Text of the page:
This is a short one. I’ve had a handful of questions asking me how I set up my Fuji cameras and as I set them up almost exactly the same way I’ve always set up my digital cameras, I thought I’d address it here. Don’t let the title fool you, this applies to almost every camera I’ve used in one way or another.
We live in an age of ever-increasing options. Options add complexity, and once in a while I am grateful for those choices. However, it’s important (at least for me, and the way in which I create) to remember that what I most want is for my gear to do what I need and then get out of the way. So for me simplicity is key. I just want my cameras to do what they have always done: make the photograph I ask of it and not to second guess me or make me look stupid.
I shoot my Fuji, and almost every camera I’ve used, the way it comes, straight out of the box. Here, as I recall, is what I change:
- Set Date and Time (with terrifying inconsistency)
- Set RAW + JPG (F)
- Set Card Slots to Overflow (first fill one card, then fill the other. I don’t sweat the need for redundancy, never having had a card fail)
- I use Auto WB. Almost always.
- I often use my film emulations if I want to use Acros (B&W) or Velvia (rich slide film, dark shadows) – so one of my buttons is customized for this.
- I often use alternate crops, specifically 1:1 or 16:9 so one of my buttons is customized for this.
- I set my Fn button to activate my Wifi connection.
- I like to see my histogram and a grid in my viewfinder, so I make sure I can see those along with my ISO, aperture, and shutter speed.
That’s it. So when I pick up any of my cameras they all do the same thing. There are no surprises.
I switch frequently between AF-S, AF-C, and M to focus and I move my focus point around when I need to.
I expose manually most of the time. And use centre weighted metering, though I really no longer meter so much as I watch my in-viewfinder histogram in which case my metering mode is irrelevant. Point the camera at the scene, read the histogram, expose depending on which details are more important, highlights or shadows.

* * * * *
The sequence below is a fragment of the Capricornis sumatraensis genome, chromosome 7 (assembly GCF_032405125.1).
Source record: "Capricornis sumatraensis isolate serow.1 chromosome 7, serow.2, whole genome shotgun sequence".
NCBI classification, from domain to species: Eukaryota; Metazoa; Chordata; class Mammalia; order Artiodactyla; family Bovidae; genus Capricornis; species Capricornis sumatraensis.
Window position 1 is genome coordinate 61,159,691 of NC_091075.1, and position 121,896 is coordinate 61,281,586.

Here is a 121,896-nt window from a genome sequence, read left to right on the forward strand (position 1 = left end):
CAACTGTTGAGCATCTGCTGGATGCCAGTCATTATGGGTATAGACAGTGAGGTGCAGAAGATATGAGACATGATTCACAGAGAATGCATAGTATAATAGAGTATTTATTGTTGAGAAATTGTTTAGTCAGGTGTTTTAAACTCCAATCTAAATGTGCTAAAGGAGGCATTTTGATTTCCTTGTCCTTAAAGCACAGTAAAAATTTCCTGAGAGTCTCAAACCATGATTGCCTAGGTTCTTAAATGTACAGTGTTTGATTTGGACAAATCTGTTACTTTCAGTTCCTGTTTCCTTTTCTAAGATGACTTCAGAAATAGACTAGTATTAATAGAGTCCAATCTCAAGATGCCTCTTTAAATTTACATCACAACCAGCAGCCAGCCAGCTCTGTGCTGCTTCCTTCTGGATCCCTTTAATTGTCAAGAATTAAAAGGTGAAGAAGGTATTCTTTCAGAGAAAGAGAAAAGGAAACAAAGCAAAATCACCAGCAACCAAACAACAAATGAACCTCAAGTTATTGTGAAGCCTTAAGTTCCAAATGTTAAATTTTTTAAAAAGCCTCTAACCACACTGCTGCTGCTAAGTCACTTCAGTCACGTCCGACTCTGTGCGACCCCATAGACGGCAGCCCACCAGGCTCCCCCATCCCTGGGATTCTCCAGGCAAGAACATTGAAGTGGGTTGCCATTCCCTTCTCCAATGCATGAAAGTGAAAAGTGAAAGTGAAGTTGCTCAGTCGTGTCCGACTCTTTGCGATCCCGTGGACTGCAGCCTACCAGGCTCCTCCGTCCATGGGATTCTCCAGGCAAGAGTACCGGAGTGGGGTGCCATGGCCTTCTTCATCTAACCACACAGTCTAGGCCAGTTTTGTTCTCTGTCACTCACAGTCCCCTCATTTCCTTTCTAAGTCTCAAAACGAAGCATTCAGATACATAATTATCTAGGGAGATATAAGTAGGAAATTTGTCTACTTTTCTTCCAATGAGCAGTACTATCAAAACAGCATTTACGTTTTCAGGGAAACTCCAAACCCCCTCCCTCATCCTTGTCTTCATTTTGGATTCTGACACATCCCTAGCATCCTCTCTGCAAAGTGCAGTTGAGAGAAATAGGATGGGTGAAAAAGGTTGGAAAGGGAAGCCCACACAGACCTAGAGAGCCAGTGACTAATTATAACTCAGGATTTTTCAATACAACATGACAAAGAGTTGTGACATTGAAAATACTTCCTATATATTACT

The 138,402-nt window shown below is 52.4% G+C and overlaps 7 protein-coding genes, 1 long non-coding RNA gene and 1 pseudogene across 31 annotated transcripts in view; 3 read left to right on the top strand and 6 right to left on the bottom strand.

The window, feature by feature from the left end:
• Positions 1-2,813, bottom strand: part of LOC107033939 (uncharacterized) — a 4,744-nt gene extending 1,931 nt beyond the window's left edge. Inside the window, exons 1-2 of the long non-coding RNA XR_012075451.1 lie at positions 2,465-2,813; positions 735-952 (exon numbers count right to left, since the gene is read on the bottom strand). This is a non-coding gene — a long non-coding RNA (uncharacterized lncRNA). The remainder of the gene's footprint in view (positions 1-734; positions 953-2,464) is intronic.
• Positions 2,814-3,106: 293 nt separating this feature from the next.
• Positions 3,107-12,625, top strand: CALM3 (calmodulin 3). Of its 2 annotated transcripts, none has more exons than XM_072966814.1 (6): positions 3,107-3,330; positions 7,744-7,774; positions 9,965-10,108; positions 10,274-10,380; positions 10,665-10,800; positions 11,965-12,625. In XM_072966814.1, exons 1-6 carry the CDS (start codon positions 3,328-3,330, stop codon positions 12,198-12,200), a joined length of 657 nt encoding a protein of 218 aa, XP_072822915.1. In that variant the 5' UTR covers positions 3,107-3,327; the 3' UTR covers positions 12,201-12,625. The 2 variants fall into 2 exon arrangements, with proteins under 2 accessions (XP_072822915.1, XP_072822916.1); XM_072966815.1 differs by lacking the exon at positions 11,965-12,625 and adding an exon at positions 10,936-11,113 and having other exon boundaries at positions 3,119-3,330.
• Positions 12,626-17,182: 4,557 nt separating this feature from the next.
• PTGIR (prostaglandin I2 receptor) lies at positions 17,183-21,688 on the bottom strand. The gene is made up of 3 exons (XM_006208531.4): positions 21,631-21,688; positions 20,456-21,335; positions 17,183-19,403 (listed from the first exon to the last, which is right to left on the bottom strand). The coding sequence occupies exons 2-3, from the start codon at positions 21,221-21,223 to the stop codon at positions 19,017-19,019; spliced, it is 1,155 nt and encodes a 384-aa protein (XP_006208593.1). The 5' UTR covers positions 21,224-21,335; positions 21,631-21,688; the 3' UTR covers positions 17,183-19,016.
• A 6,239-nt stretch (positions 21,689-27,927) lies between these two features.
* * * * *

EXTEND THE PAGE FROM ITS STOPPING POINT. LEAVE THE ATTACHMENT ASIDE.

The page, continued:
I throw my ISO around like a cheap carpet. That’s one of the reasons I like the X-T2 – it’s much easier to dial this in without thinking about it.
But all the other stuff? I don’t use it. If it works for you, do it. But try to remember that a camera is a camera and the only thing – the ONLY thing – that matter is this: does it make the photographs you ask it to make and does it get out of the way when you need it to?
All I really want is a shutter speed, an aperture, and ISO, and critical focus. And I want to get there as fast I can without having to think much about it. The rest is composition and timing, patience and creativity. It’s story, moment, emotion. If you shoot in such a way that you need to tweak the sh*t out of your menu settings, do it. But then you probably already know that. If you don’t, then stop screwing around with your menu and start looking through the viewfinder and experiencing the world around you. Worry later about sharpening and contrast and whatever other setting that’s getting you bent out shape. Now is not the time. Now is the time for experiencing and perceiving and interpreting. Wait for the light. Wait for the moment. Don’t sweat the little things – because if it’s those little things that carry the photograph for you, you probably need a stronger photograph, not a sharper one. And that’s never a matter of menu settings.
For the Love of the Photograph,
PS – Want more like this? I send these articles out every two weeks to photographers around the world who want to improve their craft and explore their creativity and I’d love to include you. Tell me where to send it and I’ll send you a copy of my best-selling eBook Make Better Photographs, as well bi-weekly articles, first-glimpse monographs of my new work, and very occasional news of resources to help you keep moving forward in this craft we love.
“Each and every one of your emails inspire and motivate me to want to jump right out of my chair away from my computer and shoot for the love of it . Thank you David.” – Millie Brown